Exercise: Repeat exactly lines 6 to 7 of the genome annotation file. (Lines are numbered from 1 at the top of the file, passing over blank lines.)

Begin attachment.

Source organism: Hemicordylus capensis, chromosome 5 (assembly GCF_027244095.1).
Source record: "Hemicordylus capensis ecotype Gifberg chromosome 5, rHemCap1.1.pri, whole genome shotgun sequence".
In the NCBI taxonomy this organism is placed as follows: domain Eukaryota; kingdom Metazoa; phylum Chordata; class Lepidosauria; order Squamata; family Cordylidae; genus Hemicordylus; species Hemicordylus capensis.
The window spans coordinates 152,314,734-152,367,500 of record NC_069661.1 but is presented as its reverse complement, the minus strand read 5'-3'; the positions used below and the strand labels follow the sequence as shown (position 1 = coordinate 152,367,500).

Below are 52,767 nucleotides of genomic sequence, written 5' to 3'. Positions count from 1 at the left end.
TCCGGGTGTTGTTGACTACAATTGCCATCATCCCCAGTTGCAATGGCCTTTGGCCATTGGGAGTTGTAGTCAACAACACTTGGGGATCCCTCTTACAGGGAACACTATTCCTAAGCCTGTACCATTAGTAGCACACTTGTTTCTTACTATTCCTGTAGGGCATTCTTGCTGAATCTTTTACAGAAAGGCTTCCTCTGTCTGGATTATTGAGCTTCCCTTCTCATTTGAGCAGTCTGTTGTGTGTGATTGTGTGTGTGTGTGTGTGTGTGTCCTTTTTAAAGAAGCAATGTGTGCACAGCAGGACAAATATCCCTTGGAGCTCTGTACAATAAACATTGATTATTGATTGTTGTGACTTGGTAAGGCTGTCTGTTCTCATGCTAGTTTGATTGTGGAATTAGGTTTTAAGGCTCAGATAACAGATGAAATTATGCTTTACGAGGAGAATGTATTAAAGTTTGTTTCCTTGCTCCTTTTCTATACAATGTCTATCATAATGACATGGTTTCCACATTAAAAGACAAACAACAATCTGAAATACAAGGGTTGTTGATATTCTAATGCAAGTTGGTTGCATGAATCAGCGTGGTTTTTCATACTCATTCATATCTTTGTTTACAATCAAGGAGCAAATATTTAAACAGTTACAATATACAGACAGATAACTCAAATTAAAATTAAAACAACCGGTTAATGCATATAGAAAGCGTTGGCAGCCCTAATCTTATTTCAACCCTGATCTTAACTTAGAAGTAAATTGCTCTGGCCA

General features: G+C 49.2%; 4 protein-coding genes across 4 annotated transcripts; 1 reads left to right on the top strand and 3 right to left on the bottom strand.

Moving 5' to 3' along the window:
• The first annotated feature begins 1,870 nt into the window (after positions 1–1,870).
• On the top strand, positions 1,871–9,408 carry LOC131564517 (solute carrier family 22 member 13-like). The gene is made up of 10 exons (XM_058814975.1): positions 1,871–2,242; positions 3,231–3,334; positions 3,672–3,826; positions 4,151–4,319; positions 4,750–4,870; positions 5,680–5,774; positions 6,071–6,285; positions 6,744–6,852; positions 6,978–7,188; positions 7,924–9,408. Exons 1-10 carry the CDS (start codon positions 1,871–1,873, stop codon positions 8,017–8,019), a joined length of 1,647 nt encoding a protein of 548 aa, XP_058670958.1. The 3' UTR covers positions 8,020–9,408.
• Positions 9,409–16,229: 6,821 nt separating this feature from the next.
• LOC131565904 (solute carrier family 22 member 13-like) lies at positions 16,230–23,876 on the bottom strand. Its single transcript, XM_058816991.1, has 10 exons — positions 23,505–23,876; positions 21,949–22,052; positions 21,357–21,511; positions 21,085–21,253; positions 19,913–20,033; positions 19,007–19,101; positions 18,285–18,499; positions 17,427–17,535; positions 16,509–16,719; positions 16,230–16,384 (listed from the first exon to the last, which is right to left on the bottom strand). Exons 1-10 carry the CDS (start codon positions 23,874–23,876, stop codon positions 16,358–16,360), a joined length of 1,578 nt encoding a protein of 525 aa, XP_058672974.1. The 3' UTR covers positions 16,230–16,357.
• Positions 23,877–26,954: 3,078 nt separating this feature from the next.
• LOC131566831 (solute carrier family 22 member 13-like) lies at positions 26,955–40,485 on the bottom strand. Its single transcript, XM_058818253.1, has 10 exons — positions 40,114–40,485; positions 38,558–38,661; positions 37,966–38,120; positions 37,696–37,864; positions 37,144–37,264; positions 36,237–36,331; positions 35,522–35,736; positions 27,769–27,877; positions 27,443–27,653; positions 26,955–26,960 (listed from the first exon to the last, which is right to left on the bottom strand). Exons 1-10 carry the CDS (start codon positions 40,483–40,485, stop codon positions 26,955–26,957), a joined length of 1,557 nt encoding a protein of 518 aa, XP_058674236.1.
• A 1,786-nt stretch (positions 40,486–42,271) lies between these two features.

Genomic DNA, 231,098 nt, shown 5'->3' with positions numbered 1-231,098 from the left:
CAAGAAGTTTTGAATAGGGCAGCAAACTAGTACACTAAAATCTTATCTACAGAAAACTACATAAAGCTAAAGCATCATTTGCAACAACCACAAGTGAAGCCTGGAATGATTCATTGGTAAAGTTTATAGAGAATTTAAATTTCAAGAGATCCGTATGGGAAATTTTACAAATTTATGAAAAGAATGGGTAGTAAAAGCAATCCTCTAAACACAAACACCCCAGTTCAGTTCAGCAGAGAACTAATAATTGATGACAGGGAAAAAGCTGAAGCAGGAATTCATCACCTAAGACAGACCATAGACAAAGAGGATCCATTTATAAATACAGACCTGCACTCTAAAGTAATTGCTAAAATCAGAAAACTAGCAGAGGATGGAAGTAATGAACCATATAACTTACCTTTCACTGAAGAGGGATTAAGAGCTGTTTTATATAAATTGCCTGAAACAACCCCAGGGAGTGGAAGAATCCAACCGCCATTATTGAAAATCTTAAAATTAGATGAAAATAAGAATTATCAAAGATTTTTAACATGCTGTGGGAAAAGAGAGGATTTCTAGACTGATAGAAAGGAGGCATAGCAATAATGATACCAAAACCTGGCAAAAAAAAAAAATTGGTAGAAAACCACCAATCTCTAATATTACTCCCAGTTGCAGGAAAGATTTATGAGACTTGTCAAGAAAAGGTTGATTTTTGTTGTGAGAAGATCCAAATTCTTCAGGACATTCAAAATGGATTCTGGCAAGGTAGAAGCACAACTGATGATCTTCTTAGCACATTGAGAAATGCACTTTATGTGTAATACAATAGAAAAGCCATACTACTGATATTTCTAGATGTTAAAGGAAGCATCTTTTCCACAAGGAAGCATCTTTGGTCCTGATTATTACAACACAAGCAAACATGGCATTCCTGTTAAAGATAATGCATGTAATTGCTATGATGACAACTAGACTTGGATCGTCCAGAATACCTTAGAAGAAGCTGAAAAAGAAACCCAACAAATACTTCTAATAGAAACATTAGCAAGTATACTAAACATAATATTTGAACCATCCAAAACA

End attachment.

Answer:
TCCGGGTGTTGTTGACTACAATTGCCATCATCCCCAGTTGCAATGGCCTTTGGCCATTGGGAGTTGTAGTCAACAACACTTGGGGATCCCTCTTACAGGGAACACTATTCCTAAGCCTGTACCATTAGTAGCACACTTGTTTCTTACTATTCCTGTAGGGCATTCTTGCTGAATCTTTTACAGAAAGGCTTCCTCTGTCTGGATTATTGAGCTTCCCTTCTCATTTGAGCAGTCTGTTGTGTGTGATTGTGTGTGTGTGTGTGTGTGTGTCCTTTTTAAAGAAGCAATGTGTGCACAGCAGGACAAATATCCCTTGGAGCTCTGTACAATAAACATTGATTATTGATTGTTGTGACTTGGTAAGGCTGTCTGTTCTCATGCTAGTTTGATTGTGGAATTAGGTTTTAAGGCTCAGATAACAGATGAAATTATGCTTTACGAGGAGAATGTATTAAAGTTTGTTTCCTTGCTCCTTTTCTATACAATGTCTATCATAATGACATGGTTTCCACATTAAAAGACAAACAACAATCTGAAATACAAGGGTTGTTGATATTCTAATGCAAGTTGGTTGCATGAATCAGCGTGGTTTTTCATACTCATTCATATCTTTGTTTACAATCAAGGAGCAAATATTTAAACAGTTACAATATACAGACAGATAACTCAAATTAAAATTAAAACAACCGGTTAATGCATATAGAAAGCGTTGGCAGCCCTAATCTTATTTCAACCCTGATCTTAACTTAGAAGTAAATTGCTCTGGCCA

General features: G+C 49.2%; 4 protein-coding genes across 4 annotated transcripts; 1 reads left to right on the top strand and 3 right to left on the bottom strand.